Survival Gear Review: Oakley Ballistic M-Frame 2.0

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By Josh •  4 min read

Eye protection. It‘s essential. There is no getting around it, if you find yourself working with firearms, power tools, heavy machinery, ATVs, etc. You know how important it is to have good eye pro.

Today, we take a good hard look at the grandfather of ballistic eye pro- the Oakley M-Frames.

Specs (From Oakley):

The Oakley SI Ballistic M Frame 2.0 surpasses ANSI Z87.1 Industrial Standards for high-mass and high-velocity impact protection. Additionally the M Frame 2.0 meets MIL SPEC, MIL-PRF-31013.  All lenses are made of pure Plutonite®, a proprietary material that offers the highest level of optical clarity available in eye-wear.   You get razor-sharp clarity at all angles of view, which maximizes peripheral vision and protection against sun, wind and side impact.  It also features a clip that holds the lens and frame together providing more secure support.


The Oakley M-Frames come with two different lenses, a clear and a tinted shade.  During testing I logged more than 200 hours Doomsday Preppersoutdoors with the dark shade, and some 250 hours working around a busy welding and fabrication shop with the clear shade.  The M-Frames are rated to ANSI Z87.1 Industrial Standards for high-mass and high-velocity impact protection, which is the standard for industrial eye pro.  The M-Frames held up just fine to the impact of sticks and small rocks being tossed up by the lawnmower and weed-eater while doing yard work.  They performed just as well in the shop- wire wheels shredding off, cutting and grinding discs fracturing, slag, and metal shards were no problem.  At one point of time a wheel on an angle grinder fractured and some of it came spinning back at my face, it impacted my Oakley M-Frames across the right eye and a left a pretty deep scratch.  After more than a year of that treatment they were essentially fine, they were just too scratched up to really see out of.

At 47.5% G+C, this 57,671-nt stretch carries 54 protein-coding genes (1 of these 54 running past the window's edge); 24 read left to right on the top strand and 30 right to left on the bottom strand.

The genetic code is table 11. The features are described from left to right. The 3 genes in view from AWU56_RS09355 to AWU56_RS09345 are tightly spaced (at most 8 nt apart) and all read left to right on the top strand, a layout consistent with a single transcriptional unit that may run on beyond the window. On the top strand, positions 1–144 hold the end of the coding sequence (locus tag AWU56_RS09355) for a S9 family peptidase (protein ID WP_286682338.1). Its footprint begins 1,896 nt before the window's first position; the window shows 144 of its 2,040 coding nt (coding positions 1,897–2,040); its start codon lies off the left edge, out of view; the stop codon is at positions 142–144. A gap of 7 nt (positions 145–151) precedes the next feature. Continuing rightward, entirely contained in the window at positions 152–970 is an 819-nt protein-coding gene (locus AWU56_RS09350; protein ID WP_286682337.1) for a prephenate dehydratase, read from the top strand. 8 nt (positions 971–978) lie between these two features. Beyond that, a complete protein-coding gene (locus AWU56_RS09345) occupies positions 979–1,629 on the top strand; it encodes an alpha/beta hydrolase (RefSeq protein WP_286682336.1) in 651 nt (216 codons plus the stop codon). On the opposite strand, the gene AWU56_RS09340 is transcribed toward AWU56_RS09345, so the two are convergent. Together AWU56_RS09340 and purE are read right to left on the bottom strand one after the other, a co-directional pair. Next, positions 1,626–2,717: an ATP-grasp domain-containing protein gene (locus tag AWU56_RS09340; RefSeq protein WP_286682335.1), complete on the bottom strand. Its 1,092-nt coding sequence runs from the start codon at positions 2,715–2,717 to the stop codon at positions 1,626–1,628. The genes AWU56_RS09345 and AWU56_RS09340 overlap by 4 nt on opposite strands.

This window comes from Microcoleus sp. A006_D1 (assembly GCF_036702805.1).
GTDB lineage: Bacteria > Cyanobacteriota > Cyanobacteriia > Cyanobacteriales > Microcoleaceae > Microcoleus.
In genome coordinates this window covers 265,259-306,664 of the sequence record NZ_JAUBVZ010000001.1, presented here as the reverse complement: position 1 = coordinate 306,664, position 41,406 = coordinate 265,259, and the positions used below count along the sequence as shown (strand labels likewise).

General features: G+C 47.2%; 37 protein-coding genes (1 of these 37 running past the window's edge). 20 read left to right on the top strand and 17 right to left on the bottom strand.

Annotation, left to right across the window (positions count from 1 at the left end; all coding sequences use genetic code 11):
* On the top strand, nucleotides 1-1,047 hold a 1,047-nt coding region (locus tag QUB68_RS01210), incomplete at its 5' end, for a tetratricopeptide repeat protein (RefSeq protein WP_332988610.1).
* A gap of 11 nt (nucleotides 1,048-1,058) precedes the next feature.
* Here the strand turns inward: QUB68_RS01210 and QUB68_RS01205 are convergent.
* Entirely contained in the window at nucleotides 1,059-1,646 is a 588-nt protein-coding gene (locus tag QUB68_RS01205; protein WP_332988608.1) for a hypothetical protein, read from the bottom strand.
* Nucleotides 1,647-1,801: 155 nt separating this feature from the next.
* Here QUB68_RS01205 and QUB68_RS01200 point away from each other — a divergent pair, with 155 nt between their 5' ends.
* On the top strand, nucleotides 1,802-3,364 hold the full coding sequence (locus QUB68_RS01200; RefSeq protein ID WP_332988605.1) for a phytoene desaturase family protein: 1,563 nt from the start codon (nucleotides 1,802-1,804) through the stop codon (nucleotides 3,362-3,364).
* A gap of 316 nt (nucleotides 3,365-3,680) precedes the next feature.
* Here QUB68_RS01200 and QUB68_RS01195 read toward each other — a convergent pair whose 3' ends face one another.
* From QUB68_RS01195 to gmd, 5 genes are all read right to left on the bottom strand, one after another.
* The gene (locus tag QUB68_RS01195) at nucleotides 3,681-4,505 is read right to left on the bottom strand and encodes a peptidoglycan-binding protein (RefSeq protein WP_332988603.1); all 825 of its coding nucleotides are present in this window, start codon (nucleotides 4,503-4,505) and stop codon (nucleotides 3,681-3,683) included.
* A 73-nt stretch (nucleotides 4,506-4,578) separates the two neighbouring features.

I wore my M-Frames during a wide variety of activities.  They are pretty cool looking shades and I enjoyed wearing them while hiking, biking, running, doing typical yard work, tree cutting, metal cutting, grinding, welding, and shooting.  I discovered that the earpiece is pretty low profile and wore well under a variety of other protective gear.  I wore them under my welding hood with no discomfort.  I also wore them while shooting and wearing a variety of popular helmets.  No problems running them under your run of the mill Gentex ACH, no problems with the Ops-Core series of helmets, and no problems with the Team Wendy Exfil helmet either. They are low profile enough that there aren’t any huge discomfort issues with running them under over the ear hearing protection like my Peltor 6s. It is definitely better though when you are running your headset integrated into the helmet (ie. TCI Liberator II.) Overall pretty good.

Torture Testing:

Through general usage we proved that the M-Frames will stand up to far more than your average shades will, but you can’t Doomsday Preppersstop there. We really wanted to test the limit of the ballistic protection capabilities, so we took them along for yet another trip to the range. Thus far we have demonstrated that the M-Frames will stand up to everything up to actually being shot. The plan was to use our friendly neighborhood “tacti-cool snowman” model and to run it through its paces with a couple of different rounds. We doctored up our snowman and let him have it. Perhaps it would have been wise to take our first shot from a greater distance than we did. At 6 feet, it only took one dose of 12 guage 2 ¾” #8 shot to turn our victi- I mean volunteer into carrot salad on ice. The M-Frames, sadly, did not survive our first shot.


If you are familiar with Oakley products, you know that they like to take a proven lense and build a million different frames to fit so you can get the look you are going for. This review covers the lense used in the Military issue SI Ballistic M-Frames, M Frame Strike, M Frame Array and many others. The whole lineup receives my highest recommendation.


Josh is a Boy Scout and an avid outdoorsman. He specializes in knives (and other such tools), various knots & lashings, traditional skills such as blacksmithing & woodworking, bushcraft and fire starting. Read his full interview here.